But, beyond that, you need to determine the strength of your joist system. You can do that by inputting the numbers of your actual materials in the 'deflecto' tool in the blue bar at the top of the forum.

No CBU is structural, so do not count on its thickness to provide any strength to your subflooring. It's both brittle and will bend to conform to the substrate beneath it over time.
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Old 01-14-2018, 12:52 PM   #4
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16" on center
2x10 (1.5x9.25)
plywood subfloor
12' length to center of the house

Thank you for using the John Bridge Forums Deflect-O-Lator :-)

For joists that are SYP or Douglas Fir, in good condition, 9.25 inches tall, 1.5 inches wide, 12 inches on center, and 10 feet long between supports, the deflection calculated is 0.105 inches.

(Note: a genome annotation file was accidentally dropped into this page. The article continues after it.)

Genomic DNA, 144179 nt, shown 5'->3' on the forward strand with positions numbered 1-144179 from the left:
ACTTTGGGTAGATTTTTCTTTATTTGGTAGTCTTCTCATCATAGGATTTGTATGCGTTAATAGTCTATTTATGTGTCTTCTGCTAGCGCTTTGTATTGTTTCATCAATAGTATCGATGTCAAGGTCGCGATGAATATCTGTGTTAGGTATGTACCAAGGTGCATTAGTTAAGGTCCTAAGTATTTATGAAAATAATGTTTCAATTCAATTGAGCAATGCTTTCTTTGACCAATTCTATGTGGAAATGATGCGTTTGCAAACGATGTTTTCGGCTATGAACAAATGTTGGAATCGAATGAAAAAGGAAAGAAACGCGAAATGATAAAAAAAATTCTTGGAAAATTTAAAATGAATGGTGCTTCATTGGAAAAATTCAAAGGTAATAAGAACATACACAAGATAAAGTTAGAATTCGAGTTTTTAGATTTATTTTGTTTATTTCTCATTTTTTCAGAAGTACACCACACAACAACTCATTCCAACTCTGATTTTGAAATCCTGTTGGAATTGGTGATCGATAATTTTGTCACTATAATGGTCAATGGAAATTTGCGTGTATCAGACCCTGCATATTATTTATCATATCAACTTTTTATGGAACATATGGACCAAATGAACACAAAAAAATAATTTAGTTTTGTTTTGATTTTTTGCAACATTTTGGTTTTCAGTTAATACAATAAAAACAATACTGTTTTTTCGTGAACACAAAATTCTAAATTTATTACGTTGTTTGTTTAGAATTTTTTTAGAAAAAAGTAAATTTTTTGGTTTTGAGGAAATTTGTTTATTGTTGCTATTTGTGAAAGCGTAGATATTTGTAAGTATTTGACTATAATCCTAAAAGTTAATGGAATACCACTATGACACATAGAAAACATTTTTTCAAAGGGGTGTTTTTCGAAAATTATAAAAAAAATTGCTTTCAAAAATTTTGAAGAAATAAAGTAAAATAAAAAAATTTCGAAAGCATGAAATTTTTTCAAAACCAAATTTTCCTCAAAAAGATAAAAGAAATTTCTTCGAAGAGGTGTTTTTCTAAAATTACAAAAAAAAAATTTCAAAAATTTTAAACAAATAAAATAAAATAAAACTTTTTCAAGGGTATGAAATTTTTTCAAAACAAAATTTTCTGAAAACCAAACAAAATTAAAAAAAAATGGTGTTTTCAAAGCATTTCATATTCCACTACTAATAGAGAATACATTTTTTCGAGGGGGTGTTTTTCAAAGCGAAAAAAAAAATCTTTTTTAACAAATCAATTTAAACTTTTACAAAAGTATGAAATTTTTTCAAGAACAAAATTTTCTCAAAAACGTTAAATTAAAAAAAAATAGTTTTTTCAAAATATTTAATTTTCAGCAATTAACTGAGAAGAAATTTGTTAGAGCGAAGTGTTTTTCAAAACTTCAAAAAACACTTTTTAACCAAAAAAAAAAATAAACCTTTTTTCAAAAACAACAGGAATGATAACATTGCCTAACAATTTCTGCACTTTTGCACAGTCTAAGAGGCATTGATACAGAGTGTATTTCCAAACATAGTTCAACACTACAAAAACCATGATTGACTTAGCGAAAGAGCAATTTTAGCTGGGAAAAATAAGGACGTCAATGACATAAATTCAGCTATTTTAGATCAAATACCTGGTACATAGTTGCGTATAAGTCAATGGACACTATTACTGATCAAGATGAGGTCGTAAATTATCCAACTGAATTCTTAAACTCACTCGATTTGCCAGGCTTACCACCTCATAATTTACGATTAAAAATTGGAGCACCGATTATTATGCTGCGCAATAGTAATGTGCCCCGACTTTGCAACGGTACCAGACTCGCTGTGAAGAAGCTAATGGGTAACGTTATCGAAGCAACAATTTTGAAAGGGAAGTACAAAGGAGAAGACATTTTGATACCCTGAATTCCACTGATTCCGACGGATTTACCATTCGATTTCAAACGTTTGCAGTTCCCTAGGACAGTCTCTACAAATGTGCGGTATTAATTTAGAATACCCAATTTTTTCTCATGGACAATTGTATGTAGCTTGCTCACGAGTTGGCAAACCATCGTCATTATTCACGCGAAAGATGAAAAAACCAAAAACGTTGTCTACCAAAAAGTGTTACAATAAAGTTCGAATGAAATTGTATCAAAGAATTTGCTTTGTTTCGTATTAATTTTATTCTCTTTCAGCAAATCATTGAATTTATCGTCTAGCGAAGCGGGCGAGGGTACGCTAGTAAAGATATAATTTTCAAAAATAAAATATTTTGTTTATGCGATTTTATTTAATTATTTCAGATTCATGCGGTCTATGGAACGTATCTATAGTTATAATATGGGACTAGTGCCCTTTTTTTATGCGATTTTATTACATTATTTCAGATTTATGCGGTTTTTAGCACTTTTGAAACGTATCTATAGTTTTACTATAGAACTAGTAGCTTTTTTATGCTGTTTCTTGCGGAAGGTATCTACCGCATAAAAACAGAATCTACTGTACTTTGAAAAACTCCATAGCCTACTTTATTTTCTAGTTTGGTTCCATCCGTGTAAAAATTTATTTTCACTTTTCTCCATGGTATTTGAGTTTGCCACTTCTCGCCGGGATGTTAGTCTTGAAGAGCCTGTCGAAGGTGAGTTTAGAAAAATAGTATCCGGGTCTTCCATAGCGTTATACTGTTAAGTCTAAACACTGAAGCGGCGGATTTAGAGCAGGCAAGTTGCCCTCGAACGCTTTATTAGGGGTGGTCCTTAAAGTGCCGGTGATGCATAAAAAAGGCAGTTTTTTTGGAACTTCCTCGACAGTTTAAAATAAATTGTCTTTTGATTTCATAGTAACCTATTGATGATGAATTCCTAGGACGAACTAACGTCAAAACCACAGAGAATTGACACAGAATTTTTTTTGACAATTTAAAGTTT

This translates to a deflection of L / 1142.

Since the maximum deflection for tile is L / 360, and for natural stone is L / 720, your floor is rated for Ceramic tile or Natural stone, Congratulations!


I'm not sure what this is telling me - I'm still ? the height clearance (see diagram on my first post) and what I can do for a tile installation here.
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Old 01-14-2018, 01:42 PM   #5
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Can you take a pic of what you consider particle board?